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I love the following excerpt from a sermon preached by W.A. Criswell in Dallas, Texas in 1960. I posted this at this time last year, and find it appropriate to do so again this year. Some prose never grows old and never gets tired.
From the sermon, The Crown and the Cross:
He was raised between the heaven and the earth, as though both rejected Him, despised by men and refused by God.
And as though abuse were not vile enough, they covered Him with spittle.
And as though spittle were not contemptuous enough, they plucked out His beard.
And as though plucking out his beard was not brutal enough, they drove in great nails.
And as though the nails did not pierce deeply enough, He was crowned with thorns.
And as though the thorns were not agonizing enough, He was pierced through with a Roman spear.
It was earth’s saddest hour, and it was humanity’s deepest, darkest day.
At three o’clock in the afternoon it was all over. The Lord of life bowed His head and the light of the world flickered out.
Tread softly around the cross, for Jesus is dead. Repeat the refrain in hushed and softened tones: the Lord of life is dead.
The lips that spoke forth Lazarus from the grave are now stilled in the silence of death, and the head that was anointed by Mary of Bethany is bowed with its crown of thorns.
The eyes that wept over Jerusalem are glazed in death, and the hands that blessed little children are nailed to a tree.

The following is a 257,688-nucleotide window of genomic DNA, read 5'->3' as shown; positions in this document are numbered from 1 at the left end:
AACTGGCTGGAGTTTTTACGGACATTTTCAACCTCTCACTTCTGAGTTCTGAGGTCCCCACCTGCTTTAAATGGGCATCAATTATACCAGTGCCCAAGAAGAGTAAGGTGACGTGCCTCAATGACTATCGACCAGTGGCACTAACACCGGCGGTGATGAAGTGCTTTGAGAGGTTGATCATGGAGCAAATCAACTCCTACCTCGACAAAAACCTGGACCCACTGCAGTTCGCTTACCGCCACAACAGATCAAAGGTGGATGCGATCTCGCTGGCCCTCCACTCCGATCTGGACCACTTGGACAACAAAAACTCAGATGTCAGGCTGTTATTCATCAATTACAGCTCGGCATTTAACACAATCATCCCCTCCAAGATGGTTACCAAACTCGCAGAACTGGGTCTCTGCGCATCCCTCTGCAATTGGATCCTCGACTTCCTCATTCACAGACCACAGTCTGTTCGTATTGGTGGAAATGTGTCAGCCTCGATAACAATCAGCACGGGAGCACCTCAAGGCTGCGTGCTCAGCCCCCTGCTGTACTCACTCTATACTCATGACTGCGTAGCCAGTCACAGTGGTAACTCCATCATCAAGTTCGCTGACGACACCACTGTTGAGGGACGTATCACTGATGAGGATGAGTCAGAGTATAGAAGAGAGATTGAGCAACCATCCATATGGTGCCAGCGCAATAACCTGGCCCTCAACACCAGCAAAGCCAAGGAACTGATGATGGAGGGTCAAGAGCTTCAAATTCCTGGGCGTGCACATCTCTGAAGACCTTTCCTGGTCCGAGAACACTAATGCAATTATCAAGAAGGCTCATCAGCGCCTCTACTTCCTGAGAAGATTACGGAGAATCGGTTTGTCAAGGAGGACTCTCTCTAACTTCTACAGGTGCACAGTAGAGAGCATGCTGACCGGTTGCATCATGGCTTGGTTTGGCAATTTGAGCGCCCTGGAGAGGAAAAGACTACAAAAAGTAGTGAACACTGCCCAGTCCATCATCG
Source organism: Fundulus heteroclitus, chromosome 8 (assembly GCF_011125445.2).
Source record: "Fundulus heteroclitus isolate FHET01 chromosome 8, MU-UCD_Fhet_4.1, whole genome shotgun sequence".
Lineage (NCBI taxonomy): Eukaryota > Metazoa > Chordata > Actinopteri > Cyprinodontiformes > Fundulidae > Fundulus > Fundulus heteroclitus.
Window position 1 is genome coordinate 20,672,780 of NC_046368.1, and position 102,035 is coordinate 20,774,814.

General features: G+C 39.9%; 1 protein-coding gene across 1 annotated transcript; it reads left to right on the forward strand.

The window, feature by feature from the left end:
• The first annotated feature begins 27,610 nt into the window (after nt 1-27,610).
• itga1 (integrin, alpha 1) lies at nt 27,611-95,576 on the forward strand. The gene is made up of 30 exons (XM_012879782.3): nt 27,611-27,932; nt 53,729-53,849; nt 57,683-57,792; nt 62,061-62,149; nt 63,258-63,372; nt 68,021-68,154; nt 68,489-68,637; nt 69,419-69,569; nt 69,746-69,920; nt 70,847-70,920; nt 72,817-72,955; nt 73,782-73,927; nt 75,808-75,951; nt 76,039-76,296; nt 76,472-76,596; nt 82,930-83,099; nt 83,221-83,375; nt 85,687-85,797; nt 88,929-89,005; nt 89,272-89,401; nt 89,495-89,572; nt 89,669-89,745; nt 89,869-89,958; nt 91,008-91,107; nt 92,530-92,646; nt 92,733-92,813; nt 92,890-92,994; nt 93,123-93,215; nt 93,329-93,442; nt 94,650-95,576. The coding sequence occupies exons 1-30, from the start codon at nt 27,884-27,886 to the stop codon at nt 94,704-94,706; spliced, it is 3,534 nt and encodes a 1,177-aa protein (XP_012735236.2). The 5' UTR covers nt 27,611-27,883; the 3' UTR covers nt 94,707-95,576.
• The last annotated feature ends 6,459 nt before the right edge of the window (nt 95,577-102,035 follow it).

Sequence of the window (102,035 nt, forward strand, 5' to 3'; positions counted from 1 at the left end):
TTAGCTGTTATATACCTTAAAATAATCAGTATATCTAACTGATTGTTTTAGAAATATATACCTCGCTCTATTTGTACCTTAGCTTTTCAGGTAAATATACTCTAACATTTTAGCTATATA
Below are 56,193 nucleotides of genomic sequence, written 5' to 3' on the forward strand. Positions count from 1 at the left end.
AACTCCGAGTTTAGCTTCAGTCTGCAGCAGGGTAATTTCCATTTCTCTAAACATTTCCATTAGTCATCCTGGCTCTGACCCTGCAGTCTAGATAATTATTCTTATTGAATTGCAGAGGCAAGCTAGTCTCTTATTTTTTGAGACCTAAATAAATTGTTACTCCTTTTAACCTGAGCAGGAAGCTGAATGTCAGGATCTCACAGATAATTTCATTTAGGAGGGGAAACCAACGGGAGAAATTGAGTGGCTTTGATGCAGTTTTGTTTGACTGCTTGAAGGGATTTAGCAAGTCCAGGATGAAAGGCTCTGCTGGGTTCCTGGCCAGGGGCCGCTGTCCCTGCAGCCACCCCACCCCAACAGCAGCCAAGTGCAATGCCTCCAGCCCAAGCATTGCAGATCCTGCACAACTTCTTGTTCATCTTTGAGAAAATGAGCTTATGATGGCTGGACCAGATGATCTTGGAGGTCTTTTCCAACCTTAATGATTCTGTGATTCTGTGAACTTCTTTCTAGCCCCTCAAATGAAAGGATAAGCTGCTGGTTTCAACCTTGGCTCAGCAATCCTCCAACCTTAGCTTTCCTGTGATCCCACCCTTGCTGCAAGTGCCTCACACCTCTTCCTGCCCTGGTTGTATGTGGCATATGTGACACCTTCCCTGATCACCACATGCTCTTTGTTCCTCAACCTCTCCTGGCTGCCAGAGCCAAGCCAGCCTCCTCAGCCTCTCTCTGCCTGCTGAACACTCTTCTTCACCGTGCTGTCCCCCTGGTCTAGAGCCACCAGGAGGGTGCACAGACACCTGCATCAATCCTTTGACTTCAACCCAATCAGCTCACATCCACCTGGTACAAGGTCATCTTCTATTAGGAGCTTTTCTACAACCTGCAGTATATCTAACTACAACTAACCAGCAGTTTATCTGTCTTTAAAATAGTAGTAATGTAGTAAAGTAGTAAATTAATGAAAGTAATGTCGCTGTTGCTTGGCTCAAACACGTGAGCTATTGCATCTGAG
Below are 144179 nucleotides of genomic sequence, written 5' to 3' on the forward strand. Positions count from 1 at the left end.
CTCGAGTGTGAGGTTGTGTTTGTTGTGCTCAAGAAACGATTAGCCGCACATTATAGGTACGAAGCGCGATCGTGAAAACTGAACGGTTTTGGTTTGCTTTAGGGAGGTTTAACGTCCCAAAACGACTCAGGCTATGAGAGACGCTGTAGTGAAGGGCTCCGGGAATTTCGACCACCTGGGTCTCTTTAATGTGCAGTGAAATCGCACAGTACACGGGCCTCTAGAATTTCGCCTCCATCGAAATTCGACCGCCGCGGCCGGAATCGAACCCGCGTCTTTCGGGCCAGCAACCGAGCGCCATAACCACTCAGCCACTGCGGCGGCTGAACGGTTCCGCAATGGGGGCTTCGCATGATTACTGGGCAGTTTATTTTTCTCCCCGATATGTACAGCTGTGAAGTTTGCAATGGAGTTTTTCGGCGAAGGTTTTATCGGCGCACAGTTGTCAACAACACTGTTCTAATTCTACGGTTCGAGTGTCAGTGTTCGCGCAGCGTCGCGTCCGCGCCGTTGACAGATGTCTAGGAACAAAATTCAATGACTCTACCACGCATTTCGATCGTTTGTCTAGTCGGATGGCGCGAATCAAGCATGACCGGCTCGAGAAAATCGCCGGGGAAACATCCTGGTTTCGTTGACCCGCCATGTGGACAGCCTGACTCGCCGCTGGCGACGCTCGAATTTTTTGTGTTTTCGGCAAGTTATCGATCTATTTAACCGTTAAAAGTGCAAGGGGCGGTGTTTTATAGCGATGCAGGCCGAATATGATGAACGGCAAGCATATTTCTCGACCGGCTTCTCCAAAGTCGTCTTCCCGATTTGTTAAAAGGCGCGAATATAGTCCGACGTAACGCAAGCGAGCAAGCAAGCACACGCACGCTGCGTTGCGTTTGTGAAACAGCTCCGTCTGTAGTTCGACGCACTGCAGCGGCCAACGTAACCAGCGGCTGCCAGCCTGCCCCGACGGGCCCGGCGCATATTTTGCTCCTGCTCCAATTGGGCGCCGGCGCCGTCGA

And the feet that walked on the waters of blue Galilee are fastened to a cross, and the heart that went out in compassionate love and sympathy for the poor and the lost of the world is now broken; He is dead.
The infuriated mob that cried for His crucifixion gradually disperses; He is dead.
And the passersby who stop just to see Him go on their way; He is dead.
The Pharisees, rubbing their hands in self-congratulation, go back to the city; He is dead.
And the Sadducees, breathing sighs of relief, return to their coffers in the temple; He is dead.
The centurion assigned the task of executing Him, makes his official report to the Roman procurator, “He is dead.”
And the four, the quaternion of soldiers sent to dispatch the victims, seeing the Man on the center cross was certainly dead, brake not His bones, but pierced Him through with a spear; He is dead.
And Joseph of Arimathea and Nicodemus of the Sanhedrin go personally to Pontius Pilate and beg of the Roman governor His body, because He is dead.
Mary His mother and the women with her are bowed in sobs and in tears; He is dead.
And the eleven apostles, like frightened sheep, crawl into eleven shadows to hide from the pointing finger of Jerusalem and they cry, “He is dead!”
Wherever His disciples met, in an upper room, or on a lonely road, or behind closed doors, or in hiding places, the same refrain is sadly heard, “He is dead. He is in a tomb, they have sealed the grave and set a guard; He is dead.”
It would be almost impossible for us to enter into the depths of despair that gripped their hearts.
Simon Peter, the rock, is a rock no longer.
And James and John, the sons of Boanerges, are sons of thunder no longer.
And Simon the Zealot is a zealot no longer.
He is dead, and the hope of the world has perished with Him.
And then, and then, and then…